History won’t always tell you the future, but it’s the best guide for the future, and under us we never stopped testing those medicines. And they’ve been embraced, embraced by the whole of the government,
And even today, delighted to announce that a new medicine will be available in our pharmacies. From 1 May, Ofev, for 1400 patients with progressive fibrosis of the lungs.
And it costs $40,000 and now it’s available in our pharmacies. And that will make a life-saving difference for those patients. And there is $5 billion for new medicines which is available. And this will be the biggest Budget ever for the listing of new medicines.
But related to that, is what we do to support our businesses. And in particular, we put in place JobKeeper. 2,000 pharmacies- at least last year, 2000 pharmacies had to draw upon JobKeeper.
And whilst those in the suburbs had some challenging times, but in many cases had very large numbers of people coming to them, those in shopping centres and those in the inner cities faced enormous existential challenges as businesses, where lockdowns were put in place, even in my home city of Melbourne, inner Melbourne is still facing those challenges.
But 2000 of our community pharmacies were supported with JobKeeper. But going forwards, a 25 per cent tax rate, the instant asset write off, which we’ve been able to use.
And then all of these things coming together in the rural workforce, as Angie was raising with me, 1000 pharmacies under the seven community pharmacies that have had access to rural workforce supports, a massive increase in the number of participating pharmacies.
So that brings us beyond the five years that we mentioned, and today, in terms of vaccination, there are two things I’m really pleased to be able to share with you and to announce.
Firstly, the annual flu program will begin on 4 April. We’ve been able to get all states and territories bar one so far to agree to your full participation in the National Immunisation Program. Queensland, we were down to the last one- I wrote to just yesterday to urge them, and we need your support to make it a full eight, to make sure every state and territory will be on board. But that’s a massive move.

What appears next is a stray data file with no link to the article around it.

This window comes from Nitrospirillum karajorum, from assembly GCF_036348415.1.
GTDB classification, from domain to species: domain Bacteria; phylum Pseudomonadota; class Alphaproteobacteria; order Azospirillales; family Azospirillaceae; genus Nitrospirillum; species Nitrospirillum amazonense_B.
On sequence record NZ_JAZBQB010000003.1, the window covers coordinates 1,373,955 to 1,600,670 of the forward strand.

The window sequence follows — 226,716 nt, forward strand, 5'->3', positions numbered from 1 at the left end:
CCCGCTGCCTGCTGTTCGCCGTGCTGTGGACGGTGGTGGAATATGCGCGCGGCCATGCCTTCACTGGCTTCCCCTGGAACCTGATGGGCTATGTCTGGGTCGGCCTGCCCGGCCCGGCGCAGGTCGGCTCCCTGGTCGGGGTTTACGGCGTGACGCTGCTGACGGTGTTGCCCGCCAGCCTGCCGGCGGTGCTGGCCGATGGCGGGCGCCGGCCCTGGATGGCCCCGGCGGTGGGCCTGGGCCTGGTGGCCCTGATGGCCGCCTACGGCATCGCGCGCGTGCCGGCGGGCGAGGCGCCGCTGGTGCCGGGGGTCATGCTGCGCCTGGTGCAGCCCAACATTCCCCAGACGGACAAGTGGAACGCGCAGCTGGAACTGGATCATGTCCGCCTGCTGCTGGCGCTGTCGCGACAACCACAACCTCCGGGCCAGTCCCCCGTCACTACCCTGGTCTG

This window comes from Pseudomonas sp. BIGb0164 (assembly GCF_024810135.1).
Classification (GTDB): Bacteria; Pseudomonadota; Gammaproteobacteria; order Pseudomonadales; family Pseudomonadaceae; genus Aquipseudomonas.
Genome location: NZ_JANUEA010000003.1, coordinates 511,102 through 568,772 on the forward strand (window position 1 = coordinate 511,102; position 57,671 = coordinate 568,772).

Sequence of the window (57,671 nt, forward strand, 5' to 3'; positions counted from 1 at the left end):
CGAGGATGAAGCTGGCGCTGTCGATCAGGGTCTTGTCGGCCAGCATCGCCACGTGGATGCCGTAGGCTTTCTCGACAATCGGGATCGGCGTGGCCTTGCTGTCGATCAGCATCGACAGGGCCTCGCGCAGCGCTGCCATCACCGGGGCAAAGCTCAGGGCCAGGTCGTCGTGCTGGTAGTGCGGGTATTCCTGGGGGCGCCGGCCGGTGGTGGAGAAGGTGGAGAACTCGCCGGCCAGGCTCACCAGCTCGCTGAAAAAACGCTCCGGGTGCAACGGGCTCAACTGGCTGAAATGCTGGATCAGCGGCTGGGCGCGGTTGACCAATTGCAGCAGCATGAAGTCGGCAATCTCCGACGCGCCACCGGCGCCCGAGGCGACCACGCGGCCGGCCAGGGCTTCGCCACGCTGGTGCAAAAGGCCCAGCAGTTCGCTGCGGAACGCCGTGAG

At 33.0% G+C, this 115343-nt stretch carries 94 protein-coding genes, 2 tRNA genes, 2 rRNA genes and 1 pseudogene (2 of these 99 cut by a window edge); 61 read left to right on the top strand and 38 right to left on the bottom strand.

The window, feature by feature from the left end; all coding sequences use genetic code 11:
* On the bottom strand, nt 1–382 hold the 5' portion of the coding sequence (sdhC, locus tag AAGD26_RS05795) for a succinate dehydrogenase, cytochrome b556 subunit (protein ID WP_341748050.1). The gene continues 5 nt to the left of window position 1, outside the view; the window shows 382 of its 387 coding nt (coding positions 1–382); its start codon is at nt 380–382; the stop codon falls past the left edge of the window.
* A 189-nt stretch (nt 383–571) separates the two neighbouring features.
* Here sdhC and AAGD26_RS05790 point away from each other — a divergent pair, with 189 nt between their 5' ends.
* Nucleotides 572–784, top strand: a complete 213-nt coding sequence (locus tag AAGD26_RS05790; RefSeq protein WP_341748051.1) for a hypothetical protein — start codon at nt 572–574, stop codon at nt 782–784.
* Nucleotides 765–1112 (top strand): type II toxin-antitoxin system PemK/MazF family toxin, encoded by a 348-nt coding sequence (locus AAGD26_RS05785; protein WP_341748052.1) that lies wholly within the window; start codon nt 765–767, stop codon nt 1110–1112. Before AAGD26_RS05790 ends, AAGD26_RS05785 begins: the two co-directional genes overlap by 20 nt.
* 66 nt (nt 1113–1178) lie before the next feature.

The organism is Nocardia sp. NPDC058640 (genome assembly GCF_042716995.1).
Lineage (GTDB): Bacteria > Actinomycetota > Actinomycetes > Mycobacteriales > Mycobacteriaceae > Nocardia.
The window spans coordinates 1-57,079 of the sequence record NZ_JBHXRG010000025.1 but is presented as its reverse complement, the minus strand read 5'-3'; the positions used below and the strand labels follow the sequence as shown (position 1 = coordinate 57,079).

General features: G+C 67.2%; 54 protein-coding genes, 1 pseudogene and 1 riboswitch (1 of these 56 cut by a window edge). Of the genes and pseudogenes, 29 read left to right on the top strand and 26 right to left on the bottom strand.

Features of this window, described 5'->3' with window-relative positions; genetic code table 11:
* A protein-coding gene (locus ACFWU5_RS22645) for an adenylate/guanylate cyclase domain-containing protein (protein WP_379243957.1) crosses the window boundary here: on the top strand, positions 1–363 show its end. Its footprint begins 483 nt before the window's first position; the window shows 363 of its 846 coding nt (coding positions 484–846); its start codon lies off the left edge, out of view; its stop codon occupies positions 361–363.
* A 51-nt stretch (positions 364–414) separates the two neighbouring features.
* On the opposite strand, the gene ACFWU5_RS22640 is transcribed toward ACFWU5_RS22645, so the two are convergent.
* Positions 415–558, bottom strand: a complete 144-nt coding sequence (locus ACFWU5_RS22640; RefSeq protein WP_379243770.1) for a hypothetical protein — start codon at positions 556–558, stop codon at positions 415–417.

At the same time, we announced this morning, and I’m announcing with you, that the winter dose – the fourth dose for the over-65, for the immunocompromised, for Indigenous Australians over 50, and for those in residential aged care and disability residential care will be available also from 4 April. And pharmacy will play such a huge role in delivering those.
We’ll work with you and continue to expand that, but in particular, Trent raised the issue of affordable medicines.
I’m pleased to be able to announce the $26 million brought forward to support the programs today for the rest of this year. But in terms of the affordable medicines – obviously the PBS – but in particular we’ve already done work with regards to reducing the number of scripts that people need to pay, both the concessional and non-concessional patients, in order to access the safety net. And there will be more in the coming weeks on this.
So a lot of time, a lot about recognising that we have to support both concessional and non-concessional patients. 94 per cent of those scripts where there is a co-payment for scripts, as you know better than me, required co-payment, 94 per cent involved concessional patients. So we need this deal with both groups going forwards and we’re working through that.
But there will be some very significant announcements in the coming weeks. There are differing ways and different approaches, but affordable medicines for patients is something we’ve done, but it’s something we’ll be doing more on, and I give you that guarantee today.
And then finally, the last thing as I appear before APP, I want to announce is that our pharmacies, following on from the Royal Commission into Aged Care, will play a fundamental role in dispensing medicines and being embedded within our residential aged care facilities – particularly our oldest, most frail Australians.
$345 million commencing on 1 January 2023 over the next four years to support pharmacy involvement. And over the next six months, we’ll work in a period of co-design, with the Guild and with other elements across our health system to design and to implement that model.
But embedded pharmacy within aged care, with a $345 million contribution, will make a difference to saving lives, and protecting lives, and improving lives in aged care.
The very last thing I want to do is to say to everybody who’ve been on the frontline, to all of you have been there through the pandemic, to all of you have been supporting older Australians and people with mental health challenges and people who are lonely, as, and I couldn’t do this without mentioning this: as the grandson of Phyllis Grant, one of the first female pharmacists in Australia, I look out and it has been my honour to help support you, support the community.
But I respect you, I honour you, and above all else, I thank the Pharmacists of Australia.